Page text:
“You know, what always amazes me is driving from Toronto to Mississauga, for example, and seeing house after house, new suburbs, and you know that every one of these people living in these houses has to eat food, and most drink milk. As farmers, we bring this food to them, we deliver their milk and food,” added John. Now that is something to be proud of.
The Centuryholm Farm has 40 milking cows at all times. When you add the calves, the “dry” cows (or the cows on maternity leave like Avaleigh suggested), and the milking cows there is about 100 animals on the farm at all times. Every two days, 2100 litters of milk is being picked up from their farm.
Avaleigh’s family farm and the dairy industry in Canada operate under supply management, a system that makes it possible for every Canadian to have steady access to fresh, local, high-quality dairy products, poultry and eggs all year around. For those less familiar with supply management, an easy way to see it is that it assures Canadians have access to local, safe and healthy food and that the farmer gets a fair return for his or her work. It keeps farmers farming, and it gives consumers the security of knowing that what they are eating is as fresh and local as possible.
When we look around us, we should be proud that Canada is working under this system. Some people are quick to attack supply management and lose the perspective of how it benefits all of us. Farmers are the backbone of this country and we can choose to support them by supporting supply management. It is as simple as that.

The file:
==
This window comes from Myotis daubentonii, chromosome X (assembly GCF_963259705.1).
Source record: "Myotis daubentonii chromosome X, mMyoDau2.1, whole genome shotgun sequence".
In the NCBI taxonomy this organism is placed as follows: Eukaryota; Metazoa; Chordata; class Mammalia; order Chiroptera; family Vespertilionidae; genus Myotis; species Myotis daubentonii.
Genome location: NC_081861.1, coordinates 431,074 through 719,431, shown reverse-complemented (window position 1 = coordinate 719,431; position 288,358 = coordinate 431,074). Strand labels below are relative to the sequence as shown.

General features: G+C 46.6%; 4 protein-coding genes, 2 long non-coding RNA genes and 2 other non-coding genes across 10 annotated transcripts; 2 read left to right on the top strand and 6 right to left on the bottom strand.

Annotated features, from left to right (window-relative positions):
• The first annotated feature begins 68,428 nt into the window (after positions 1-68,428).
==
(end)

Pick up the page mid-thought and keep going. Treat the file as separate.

Stepping foot on a dairy farm
When we stepped out of the car, I think the first thing that hit me was how crisp the air was. The second thing that I noticed was the absence of noise. You could hear the cows around, the sound of some trucks in the fields, but there was a tranquility in the air, a peacefulness you don’t notice in the city.
Growing up in rural New Brunswick, I was totally in my element. As we were walking towards the barn with Avaleigh’s family, I looked at Jacob and I knew right there we were sharing the same feelings.
It is hard to explain how it feels when 10 cows are looking at you. First, they are gentle creatures, I really have to say it. I was a bit worried they would run at me or try to head-butt me. But they are the sweetest animals. They are also very smart and completely understand what is going on around them. As Avaleigh and her mother were explaining, when it is time to be milked at the end of the day the cows line-up, on their own, at the gate and walk right through the barn and go to “their” station – they actually know where their spots are in the barn. “The thing is that they love being milked, it creates a huge relief for them,” she explained to us.
As we were walking outside, I noticed some big structures on the other side of the field. “What are those,” I asked. “These are scratching areas for the cows! They love it – it’s like going to the spa for them,” Avaleigh answered, smiling.
As I looked around and saw Jacob taking pictures of the cows, I realised that farming was not only about being on site and doing the work, it was about caring for your animals. Something that was a priority on the Centuryholm Farm.
As the nice weather was approaching, I just couldn’t imagine going to the dairy farm without sharing this experience on the blog. So I pushed my luck and asked Avaleigh not only to let us take pictures for a post but to share a family recipe made with milk. Not only did she agree, but after the visits, she invited Jacob and I to have a slice of this wonderful milk cake with her grandparents Dalton and Betty Eastman and with her mother Jennifer.
Sitting in their warm kitchen and eating this delicious dessert (we will share the recipe in our next blog post), it struck me how lucky she had been to grow up on a farm. That is when I realised that no rain or clouds could ever overcast the pride this family had in their hard work and in what they had accomplished, one generation after the other. Farming truly is a unique lifestyle. One of a kind.